8. vrodhogrider

    vrodhogrider Guest

    I appreciate the input.

    Thanks Guys. Operation of the rifle with the 223 cartridge is smooth and problem-free. There is no problem chambering, firing or extracting. The spent shell shows no deformation of any kind. I bought a re-chambered Argentine Mauser once when I was young and Totally ignorant. I learned what a butchered rechambering job can mean. The rechambering was well done. I do think the suggestions about the usefulness of a chamber mould and the associated measurements are worth following.

    My primary concern is whether there is any significant effective difference between the rifling (twist) for a 222 and that for a 223 and whether it is significant enough to make it worthwhile to re-barrel. Mike Franklin wrote that the twist for 222 is 1 in 14". Is it the same or close to the same for 223? If the twist configuration is not a significant factor, then what I need to know is what bullet types and weights would give maximized performance.:feedback:
  9. samuel

    samuel G&G Newbie

    The way it works is it takes so many rpm,s to stabilise a bullet.Given equal twist(1in14")since the muzzle velocity is slower in the .223 than say a .22-250 the twist must be faster to get the same rpm,s.A .22=250 at 3610fps will stabilise up to 55gr bullets with a 1in14" twist but the .223 would be limited to 50gr and under because of the lower muzzle velocity.That is why the mfg,s use a 1in12"twist with .223,s but stick with the 1in14"twist in the .22-250,and .220swift.You had no option in twist but it should be no problem with 50gr and under bullets.You might get a 55gr spfb bullet to work,the same as the higher velocity rifles like the .22-250 may stabilise flat base bullets in 60gr.The longer the bullet,the more spin it takes to stabilise. sam.
    Last edited: Jun 1, 2008
  10. Ron AKA

    Ron AKA Guest

    I agree with what Sam says with regard to twist and bullet weight. In your case you have a .222 Rem converted to a .223. The .223 has a larger case and will give higher velocity. So with respect to stabilizing a larger bullet the converted rifle will be better than the old .222. It would seem a bit strange that Remington would have put a 1 in 14 twist in the gun, and you may want to do a bit more research to see if that is really what it is. You could also try marking a cleaning rod and to check how many inches it takes to get one revolution.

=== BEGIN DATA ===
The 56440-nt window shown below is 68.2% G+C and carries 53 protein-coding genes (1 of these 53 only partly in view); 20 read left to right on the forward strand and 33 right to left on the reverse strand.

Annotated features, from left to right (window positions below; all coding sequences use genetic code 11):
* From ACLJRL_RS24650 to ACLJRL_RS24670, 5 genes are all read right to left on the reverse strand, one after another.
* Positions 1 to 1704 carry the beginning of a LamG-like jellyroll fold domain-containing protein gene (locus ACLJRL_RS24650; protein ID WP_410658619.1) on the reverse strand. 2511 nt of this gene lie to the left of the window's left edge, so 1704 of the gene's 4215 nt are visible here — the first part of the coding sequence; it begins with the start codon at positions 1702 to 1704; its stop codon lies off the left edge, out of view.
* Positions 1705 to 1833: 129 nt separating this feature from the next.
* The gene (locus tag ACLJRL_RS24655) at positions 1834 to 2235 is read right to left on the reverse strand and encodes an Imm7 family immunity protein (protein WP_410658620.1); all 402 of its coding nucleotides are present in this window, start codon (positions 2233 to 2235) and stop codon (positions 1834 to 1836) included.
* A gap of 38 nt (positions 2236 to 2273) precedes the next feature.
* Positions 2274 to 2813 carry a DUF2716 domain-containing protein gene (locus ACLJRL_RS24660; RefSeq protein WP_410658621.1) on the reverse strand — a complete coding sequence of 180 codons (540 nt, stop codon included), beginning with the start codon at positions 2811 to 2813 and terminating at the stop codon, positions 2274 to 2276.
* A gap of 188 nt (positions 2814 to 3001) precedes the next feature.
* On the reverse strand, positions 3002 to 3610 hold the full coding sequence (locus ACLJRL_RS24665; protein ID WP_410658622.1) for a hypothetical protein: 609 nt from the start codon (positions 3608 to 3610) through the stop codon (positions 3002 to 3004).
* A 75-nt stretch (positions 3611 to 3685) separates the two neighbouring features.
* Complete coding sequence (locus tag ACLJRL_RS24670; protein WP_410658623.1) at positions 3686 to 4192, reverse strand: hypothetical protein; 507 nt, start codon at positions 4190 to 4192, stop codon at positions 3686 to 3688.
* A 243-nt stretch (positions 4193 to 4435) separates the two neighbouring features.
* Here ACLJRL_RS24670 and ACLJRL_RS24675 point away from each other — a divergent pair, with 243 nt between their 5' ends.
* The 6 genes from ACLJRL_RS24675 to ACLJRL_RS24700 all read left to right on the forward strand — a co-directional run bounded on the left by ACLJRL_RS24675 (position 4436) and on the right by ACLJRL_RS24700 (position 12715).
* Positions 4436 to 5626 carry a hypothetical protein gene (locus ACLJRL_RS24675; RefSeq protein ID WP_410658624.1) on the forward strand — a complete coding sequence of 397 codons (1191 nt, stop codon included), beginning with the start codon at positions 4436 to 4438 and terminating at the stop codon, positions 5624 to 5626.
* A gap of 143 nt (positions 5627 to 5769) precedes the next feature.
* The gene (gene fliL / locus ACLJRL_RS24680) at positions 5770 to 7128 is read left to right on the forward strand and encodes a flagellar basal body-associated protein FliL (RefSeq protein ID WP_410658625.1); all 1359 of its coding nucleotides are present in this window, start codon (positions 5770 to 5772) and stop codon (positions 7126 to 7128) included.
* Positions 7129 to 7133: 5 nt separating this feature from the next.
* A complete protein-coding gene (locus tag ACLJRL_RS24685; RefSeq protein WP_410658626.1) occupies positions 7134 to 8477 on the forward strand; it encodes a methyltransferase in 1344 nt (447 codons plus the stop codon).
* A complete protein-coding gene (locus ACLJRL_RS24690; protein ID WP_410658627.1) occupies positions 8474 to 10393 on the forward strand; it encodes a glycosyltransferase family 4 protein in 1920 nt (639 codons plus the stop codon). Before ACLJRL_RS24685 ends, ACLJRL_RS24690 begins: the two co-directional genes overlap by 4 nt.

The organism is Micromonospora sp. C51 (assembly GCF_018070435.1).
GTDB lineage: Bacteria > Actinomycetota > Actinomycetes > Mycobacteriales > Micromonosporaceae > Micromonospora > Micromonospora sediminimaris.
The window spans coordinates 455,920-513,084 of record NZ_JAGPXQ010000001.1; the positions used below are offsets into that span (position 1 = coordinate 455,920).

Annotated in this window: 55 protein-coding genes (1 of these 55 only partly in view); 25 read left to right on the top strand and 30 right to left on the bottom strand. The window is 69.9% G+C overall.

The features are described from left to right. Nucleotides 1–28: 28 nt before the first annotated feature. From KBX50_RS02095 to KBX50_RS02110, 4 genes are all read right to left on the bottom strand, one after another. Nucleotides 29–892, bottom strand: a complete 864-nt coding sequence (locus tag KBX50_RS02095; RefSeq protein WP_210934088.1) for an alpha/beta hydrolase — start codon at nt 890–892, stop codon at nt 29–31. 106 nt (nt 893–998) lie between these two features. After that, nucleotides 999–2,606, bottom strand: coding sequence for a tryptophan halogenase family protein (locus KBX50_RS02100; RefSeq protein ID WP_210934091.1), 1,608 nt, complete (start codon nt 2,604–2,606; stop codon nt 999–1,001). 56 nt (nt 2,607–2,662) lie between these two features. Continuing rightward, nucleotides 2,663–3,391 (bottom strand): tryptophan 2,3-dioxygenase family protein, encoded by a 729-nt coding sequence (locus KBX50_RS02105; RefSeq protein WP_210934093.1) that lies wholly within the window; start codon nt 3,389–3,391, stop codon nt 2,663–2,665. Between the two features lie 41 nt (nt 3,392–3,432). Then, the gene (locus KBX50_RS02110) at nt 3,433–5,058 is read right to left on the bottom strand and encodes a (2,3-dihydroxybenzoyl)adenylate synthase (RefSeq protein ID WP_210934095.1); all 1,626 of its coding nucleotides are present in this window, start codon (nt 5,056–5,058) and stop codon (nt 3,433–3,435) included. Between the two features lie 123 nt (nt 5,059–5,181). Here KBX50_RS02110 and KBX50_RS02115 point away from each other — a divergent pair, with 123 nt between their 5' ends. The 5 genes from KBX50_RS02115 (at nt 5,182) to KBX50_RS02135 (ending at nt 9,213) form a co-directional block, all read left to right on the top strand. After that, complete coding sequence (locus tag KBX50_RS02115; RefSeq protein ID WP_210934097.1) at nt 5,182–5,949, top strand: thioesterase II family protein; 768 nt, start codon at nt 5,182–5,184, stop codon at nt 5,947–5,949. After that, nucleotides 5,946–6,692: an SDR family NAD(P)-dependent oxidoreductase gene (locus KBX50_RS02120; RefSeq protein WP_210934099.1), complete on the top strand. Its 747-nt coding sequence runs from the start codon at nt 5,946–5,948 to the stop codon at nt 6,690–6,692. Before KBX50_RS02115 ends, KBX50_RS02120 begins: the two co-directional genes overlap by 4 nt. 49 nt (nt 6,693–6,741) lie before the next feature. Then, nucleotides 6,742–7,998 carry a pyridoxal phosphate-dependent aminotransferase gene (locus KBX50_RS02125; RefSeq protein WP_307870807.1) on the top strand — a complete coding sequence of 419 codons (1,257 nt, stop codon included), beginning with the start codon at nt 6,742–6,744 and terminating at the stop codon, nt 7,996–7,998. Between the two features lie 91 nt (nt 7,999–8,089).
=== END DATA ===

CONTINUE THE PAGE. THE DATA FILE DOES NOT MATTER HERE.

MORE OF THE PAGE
The velocity effect on spin is not really all that much. Berger for example rate the spin required based on the bullet weight and design and don't give a velocity required. Check this link out. It says 50 and 55 are ok with 1 in 14.

    Berger Bullets

    If you want to figure it out and have access to Excel here is a formula developed by a Don Miller to determine what twist you need for the various bullets and velocities. I think it is a bit conservative however, and I have been unable to match the twists recommended by Berger.


    Sg - is the stability coeficient and should not be less than 1.4, but more is ok
    C4 - Caliber in inches (.223 for both .222 and .223)
    C5 - Bullet Weight in grains
    C6 - Bullet Length in inches
    C7 - Barrel Twist in inches per turn
    C8 - Muzzle Velocity in fps
    C9 - Temperature in degrees F (59F normally used)
    C10 - Pressure in inches of mercury (29.92 normally used)

    For interest I ran a 55 grain through the formula assuming 0.7" length and a .222 velocity of 3100 fps. It came out at Sg equal to 1.15, or not enough. However when I increased velocity to 3300 or .223 speed, it only increased to 1.17 or an insignificant difference. And at either speed it needs about a 1 in 12.5" twist to reach the 1.4 for Sg.

    So I think your short answer is that the barrel was made slightly better if anything by rechambering. A 1 in 14 twist if that is what it is, should give you the best possible accuracy in the 50 grain bullet weights, better than the faster twist barrels. However it will be limited to 55 grains or so. You will want to stick to the flat base, shorter bullets.

    Here is a good link where they discuss the twist rates required for a .223.

    223 Rem + 223 AI Cartridge Guide